The image of her mother crying before boarding the Dallas, Texas plane to New York in 1970 today replays as a confirmation of her first plunge into a world that at the time she had only heard about. ‘I know you’ll never really come home again,’ her mother said. “She was right. I never really did come home in that kind of a way again,” says Rose.

What followed was a miracle happening every 6 months. Young ambitious Rose completed her education on scholarship, won Student of the Year Award and a week after prepared into her first designer job for Jaegar, Britain’s largest fashion manufacturer. Her creative resource? To design their American collection. “I had so many people giving me cards the night of our senior show, that I went home to my little place, turned my borrowed evening bag upside down and watched the cards fall out,” says Rose.

A whirlwind of fashion tours throughout New York, Paris and London presented many successful opportunities, but Rose was already excited for Los Angeles. The city was beaming as the next hot spot in fashion. Not long ago Nike walked in one of their classes with a roll of silver “fabric.” The designer held a chip of fabric and asked the students to take a picture. That tiny fabric flashed back so powerfully that you could barely see the hand holding it. “Ground glass is the newest innovation on earth developed by NASA for reflection,” says Rose. “In the show you will see clothes that light up that you can’t believe it.” Not to mention that her students are already using a laser cutter and Bemis, a no-sew technology.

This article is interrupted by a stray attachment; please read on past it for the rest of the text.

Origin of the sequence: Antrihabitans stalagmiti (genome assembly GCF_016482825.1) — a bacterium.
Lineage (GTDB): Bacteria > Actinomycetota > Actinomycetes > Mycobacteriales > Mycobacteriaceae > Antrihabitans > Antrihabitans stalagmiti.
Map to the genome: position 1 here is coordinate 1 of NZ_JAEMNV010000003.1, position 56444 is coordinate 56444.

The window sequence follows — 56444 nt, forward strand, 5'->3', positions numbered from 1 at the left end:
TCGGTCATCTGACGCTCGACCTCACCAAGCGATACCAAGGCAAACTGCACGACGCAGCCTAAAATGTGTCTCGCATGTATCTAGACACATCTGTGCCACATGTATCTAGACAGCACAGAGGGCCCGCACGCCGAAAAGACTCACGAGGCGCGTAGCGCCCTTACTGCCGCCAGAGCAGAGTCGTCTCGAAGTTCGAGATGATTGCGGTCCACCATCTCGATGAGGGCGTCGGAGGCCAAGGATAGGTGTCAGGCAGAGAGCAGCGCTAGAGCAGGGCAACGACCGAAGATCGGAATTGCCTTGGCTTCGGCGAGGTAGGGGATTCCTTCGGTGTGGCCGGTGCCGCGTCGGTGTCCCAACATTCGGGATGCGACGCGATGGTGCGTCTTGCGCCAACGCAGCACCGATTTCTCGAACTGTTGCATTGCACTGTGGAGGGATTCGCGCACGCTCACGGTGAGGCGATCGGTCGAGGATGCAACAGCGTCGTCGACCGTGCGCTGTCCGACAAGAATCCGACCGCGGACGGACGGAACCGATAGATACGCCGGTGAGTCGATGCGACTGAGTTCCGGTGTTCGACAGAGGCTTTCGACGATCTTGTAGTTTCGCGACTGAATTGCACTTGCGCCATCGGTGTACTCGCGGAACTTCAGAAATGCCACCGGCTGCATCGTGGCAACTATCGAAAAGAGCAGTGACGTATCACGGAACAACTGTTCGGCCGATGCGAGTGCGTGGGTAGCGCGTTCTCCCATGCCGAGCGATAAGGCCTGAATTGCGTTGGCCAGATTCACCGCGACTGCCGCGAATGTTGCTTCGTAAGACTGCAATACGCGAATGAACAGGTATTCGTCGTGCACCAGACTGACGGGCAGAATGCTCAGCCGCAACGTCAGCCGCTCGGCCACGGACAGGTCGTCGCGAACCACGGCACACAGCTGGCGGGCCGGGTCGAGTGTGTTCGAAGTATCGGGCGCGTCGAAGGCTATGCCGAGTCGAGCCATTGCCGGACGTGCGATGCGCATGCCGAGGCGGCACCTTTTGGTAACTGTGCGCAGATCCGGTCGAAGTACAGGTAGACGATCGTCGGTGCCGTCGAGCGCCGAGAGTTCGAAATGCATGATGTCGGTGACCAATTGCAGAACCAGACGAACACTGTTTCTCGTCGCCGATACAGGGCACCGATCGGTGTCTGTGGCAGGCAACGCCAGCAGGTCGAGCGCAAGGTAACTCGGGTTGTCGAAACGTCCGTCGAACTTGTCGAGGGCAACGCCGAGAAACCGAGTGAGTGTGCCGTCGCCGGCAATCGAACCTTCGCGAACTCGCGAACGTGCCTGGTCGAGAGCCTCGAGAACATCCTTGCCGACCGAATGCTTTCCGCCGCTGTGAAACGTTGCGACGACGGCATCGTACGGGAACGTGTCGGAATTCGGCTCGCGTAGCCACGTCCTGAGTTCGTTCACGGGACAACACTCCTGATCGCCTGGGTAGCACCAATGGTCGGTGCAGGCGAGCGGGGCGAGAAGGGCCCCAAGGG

“The lighting is different here,” says Rose. “Los Angeles is one of the most interesting places to be a fashion designer. LA is such a rule breaking kind of place of independence.”

The Otis Benefit Scholarship Fashion show at the Beverly Hilton gathers every year sponsors and admirers of the student designer work. A problem solving hybrid in sync with endless creativity, this year’s collections presented themes of Shirley Temple’s vintage apparel, the green Metro challenge to tackle an environmental imbalance and artist Henri de Toulouse-Latrec Moulin Rouge, where Bob Mackie’s reminiscent Judy Garland evening-wear elegance still holds true Hollywood’s inspiration. “It’s Rose’s night at the Hilton,” says Mackie.

Rose’s reply is simple. “Looking back I feel that my whole life led me exactly to this place.”

After the show she walks on stage. Between tears of joy and celebration she captures her students’ attention. Beautiful Rose takes the runway walk, reminiscent of early modeling years, bold goals, love of fashion and people. Their eyes follow her young tall figure with respect and love. For a second her student’s hearts beat as one. They now understand the legacy in which she had invested an entire lifetime. It’s impossible to believe that Rose is retiring. With urgency in her speech she tells me for how long the Staples (Rosemary’s Brantley Staples) brand has been waiting for her to return as a full-time designer.